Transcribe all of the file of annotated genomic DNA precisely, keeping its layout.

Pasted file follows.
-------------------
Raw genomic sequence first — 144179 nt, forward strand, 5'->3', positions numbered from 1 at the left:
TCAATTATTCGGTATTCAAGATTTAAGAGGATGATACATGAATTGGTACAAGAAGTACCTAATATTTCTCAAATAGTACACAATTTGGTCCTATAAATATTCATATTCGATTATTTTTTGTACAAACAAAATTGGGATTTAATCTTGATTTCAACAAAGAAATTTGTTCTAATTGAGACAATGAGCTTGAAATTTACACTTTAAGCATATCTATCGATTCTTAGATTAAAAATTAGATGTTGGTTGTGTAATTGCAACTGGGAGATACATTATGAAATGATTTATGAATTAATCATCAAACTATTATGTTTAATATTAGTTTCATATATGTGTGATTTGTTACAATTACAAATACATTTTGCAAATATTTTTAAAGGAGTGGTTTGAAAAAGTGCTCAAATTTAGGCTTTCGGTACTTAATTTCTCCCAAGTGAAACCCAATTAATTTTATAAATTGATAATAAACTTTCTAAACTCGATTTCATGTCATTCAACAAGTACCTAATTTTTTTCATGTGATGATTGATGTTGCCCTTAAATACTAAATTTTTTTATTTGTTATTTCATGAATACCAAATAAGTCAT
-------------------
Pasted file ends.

Raw genomic sequence first — 144179 nt, forward strand, 5'->3', positions numbered from 1 at the left:
TCAATTATTCGGTATTCAAGATTTAAGAGGATGATACATGAATTGGTACAAGAAGTACCTAATATTTCTCAAATAGTACACAATTTGGTCCTATAAATATTCATATTCGATTATTTTTTGTACAAACAAAATTGGGATTTAATCTTGATTTCAACAAAGAAATTTGTTCTAATTGAGACAATGAGCTTGAAATTTACACTTTAAGCATATCTATCGATTCTTAGATTAAAAATTAGATGTTGGTTGTGTAATTGCAACTGGGAGATACATTATGAAATGATTTATGAATTAATCATCAAACTATTATGTTTAATATTAGTTTCATATATGTGTGATTTGTTACAATTACAAATACATTTTGCAAATATTTTTAAAGGAGTGGTTTGAAAAAGTGCTCAAATTTAGGCTTTCGGTACTTAATTTCTCCCAAGTGAAACCCAATTAATTTTATAAATTGATAATAAACTTTCTAAACTCGATTTCATGTCATTCAACAAGTACCTAATTTTTTTCATGTGATGATTGATGTTGCCCTTAAATACTAAATTTTTTTATTTGTTATTTCATGAATACCAAATAAGTCAT